Atomic force microscopy analysis of cell volume regulation

Chiara Spagnoli, Arthur Beyder, Stephen Besch, Frederick Sachs

Research output: Contribution to journalArticle

45 Citations (Scopus)

Abstract

Cells swell in response a hypoosmotic challenge. By converting osmotic pressure to hydrostatic pressure at the cell membrane via van't Hoff's law, and converting that to tension via Laplace's law one predicts that the cell membrane should stretch and become stiff. We tested this prediction using the atomic force microscopy. During osmotic swelling cells did not become stiff and generally became softer. This result contradicts the assumption of the cell membrane as the constraining element in osmotic stress but is consistent with the cytoskeleton acting as a cross-linked gel. Models of the cells' response to osmotic stress must include energy terms for three-dimensional stresses.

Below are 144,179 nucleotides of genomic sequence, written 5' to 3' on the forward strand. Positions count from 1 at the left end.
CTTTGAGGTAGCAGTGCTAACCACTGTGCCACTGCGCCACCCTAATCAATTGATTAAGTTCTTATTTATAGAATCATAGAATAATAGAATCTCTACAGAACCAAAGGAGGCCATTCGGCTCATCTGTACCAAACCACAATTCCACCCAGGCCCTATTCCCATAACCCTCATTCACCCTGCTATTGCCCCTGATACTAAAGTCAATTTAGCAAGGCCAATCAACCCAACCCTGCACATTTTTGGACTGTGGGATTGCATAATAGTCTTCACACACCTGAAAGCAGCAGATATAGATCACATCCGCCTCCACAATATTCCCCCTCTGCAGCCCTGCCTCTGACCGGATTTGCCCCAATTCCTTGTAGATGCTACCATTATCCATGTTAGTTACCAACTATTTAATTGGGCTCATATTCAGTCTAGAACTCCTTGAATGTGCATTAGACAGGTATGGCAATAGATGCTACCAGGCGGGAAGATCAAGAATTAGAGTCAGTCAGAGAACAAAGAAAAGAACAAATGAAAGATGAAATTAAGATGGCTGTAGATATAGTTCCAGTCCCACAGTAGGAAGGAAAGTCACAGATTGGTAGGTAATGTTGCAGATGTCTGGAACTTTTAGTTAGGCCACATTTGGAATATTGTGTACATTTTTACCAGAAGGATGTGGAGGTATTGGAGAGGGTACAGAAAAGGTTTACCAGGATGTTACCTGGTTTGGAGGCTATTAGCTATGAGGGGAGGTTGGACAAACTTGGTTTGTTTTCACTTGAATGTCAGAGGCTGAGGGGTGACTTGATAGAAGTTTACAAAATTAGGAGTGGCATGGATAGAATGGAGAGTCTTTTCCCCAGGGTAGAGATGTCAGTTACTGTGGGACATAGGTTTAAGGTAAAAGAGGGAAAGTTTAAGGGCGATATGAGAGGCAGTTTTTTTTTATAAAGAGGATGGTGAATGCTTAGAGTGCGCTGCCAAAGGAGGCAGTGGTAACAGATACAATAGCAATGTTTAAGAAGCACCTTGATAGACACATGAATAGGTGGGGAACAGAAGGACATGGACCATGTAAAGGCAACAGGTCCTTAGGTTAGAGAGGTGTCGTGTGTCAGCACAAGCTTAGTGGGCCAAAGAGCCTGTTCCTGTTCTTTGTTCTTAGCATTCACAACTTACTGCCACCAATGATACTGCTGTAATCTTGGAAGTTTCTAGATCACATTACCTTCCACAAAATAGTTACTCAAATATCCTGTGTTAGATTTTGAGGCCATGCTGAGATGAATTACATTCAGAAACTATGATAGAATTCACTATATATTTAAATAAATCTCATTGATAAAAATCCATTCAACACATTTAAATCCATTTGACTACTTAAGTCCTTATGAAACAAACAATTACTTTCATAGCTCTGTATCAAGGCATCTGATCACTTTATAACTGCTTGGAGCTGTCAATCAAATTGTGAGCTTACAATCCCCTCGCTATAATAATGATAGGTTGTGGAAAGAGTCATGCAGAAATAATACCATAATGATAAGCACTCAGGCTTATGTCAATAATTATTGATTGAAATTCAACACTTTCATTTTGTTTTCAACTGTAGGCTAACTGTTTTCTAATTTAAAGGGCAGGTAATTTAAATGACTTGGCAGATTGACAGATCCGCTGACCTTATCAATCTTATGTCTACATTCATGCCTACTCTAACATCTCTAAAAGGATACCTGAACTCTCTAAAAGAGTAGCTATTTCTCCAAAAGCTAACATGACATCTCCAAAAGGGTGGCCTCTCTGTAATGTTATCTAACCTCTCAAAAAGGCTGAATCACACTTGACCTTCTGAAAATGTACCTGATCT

Original languageEnglish (US)
Article number031916
JournalPhysical Review E - Statistical, Nonlinear, and Soft Matter Physics
Volume78
Issue number3
DOIs
StatePublished - Sep 22 2008

Fingerprint

Atomic Force Microscopy
atomic force microscopy
Cell
cells
Osmotic Stress
Membrane
osmosis
trucks
hydrostatic pressure
swelling
gels
Cytoskeleton
Hydrostatic Pressure
Swelling
Stretch
predictions
Laplace
Predict
Three-dimensional
energy

ASJC Scopus subject areas

  • Statistical and Nonlinear Physics
  • Statistics and Probability
  • Condensed Matter Physics

Cite this

Atomic force microscopy analysis of cell volume regulation. / Spagnoli, Chiara; Beyder, Arthur; Besch, Stephen; Sachs, Frederick.

In: Physical Review E - Statistical, Nonlinear, and Soft Matter Physics, Vol. 78, No. 3, 031916, 22.09.2008.

Research output: Contribution to journalArticle

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